However, he said he had no intention of publishing his findings because of fears of being prosecuted or sued in the US under the 1998 Digital Millennium Copyright Act (DMCA).
"Intel's High-bandwidth Digital Content Protection (HDCP) is fatally flawed," said Ferguson. "An experienced IT person can recover the HDCP master key in about two weeks."
Ferguson, a noted cryptographer who works as a consultant, first talked about his findings at the Hackers at Large 2001 conference in Holland at the weekend.
Ferguson has worked for, among others, the National Research Institute for Mathematics and Computer Science in Holland.
"The master key can be used to decrypt HDCP video content, to impersonate a device and to build new devices that will work with the official HDCP devices," said Ferguson. "To get the master key, an expert would need to have four computers and 50 DHCP panels running for about two weeks."
"If this master key is ever published, HDCP will provide no protection whatsoever. The flaws in HDCP are not hard to find," he said.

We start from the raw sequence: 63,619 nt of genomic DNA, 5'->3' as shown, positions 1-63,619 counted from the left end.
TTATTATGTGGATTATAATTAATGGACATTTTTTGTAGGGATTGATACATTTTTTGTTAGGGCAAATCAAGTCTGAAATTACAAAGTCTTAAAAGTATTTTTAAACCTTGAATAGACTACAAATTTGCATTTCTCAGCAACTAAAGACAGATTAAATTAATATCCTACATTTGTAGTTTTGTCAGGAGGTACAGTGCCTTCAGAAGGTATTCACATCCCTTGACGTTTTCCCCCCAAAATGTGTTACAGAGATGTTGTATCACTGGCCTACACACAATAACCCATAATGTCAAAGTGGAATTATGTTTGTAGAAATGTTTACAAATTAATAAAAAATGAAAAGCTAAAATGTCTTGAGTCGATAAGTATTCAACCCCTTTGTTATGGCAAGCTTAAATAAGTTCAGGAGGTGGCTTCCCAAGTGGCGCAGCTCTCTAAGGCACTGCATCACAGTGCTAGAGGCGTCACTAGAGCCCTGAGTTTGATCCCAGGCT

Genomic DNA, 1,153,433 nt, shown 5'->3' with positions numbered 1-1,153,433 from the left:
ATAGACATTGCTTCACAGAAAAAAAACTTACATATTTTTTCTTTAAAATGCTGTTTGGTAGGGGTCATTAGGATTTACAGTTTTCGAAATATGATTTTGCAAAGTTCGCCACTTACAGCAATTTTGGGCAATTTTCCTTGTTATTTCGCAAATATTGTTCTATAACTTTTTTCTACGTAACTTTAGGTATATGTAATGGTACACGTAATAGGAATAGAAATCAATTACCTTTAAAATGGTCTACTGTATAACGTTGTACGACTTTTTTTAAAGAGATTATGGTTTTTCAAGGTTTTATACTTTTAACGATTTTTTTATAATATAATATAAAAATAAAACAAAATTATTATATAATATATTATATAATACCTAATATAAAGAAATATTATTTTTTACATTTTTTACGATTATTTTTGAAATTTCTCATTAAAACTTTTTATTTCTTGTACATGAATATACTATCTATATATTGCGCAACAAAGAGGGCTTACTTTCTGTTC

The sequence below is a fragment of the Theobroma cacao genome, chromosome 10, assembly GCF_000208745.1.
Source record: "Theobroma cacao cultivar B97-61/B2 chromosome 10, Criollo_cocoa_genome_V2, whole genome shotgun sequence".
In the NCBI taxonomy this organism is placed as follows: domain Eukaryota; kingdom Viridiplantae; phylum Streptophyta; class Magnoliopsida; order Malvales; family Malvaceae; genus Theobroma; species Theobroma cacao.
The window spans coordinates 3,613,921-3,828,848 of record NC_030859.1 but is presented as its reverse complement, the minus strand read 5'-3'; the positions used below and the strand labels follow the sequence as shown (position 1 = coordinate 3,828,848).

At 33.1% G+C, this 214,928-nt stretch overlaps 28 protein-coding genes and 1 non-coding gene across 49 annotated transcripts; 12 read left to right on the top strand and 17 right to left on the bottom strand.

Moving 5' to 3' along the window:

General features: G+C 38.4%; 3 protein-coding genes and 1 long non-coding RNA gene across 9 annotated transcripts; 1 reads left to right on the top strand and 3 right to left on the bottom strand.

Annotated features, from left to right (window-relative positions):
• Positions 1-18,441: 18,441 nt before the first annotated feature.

Intel previewed HDCP in February of this year. The technology is designed to encode digital video on the Digital Visual Interface (DVI) bus, which is expected to be contained in devices such as DVD players, PC monitors, TVs and digital video cameras next year. DVI is being touted as the successor to the Video Graphics Array (VGA) display systems.
Ferguson said that although he usually publishes his findings, he was not planning to disclose the weaknesses in HDCP. A lawyer with the Electronic Frontier Foundation (EFF) told him that he risked being prosecuted or sued under the DMCA, a controversial law that makes it a crime to circumvent copyright protection mechanisms built into software and devices.
"I would love to send my article to Intel, but don't know what the legal consequences would be," said Ferguson. "Intel has been very friendly."
Representatives at Intel were not available for comment.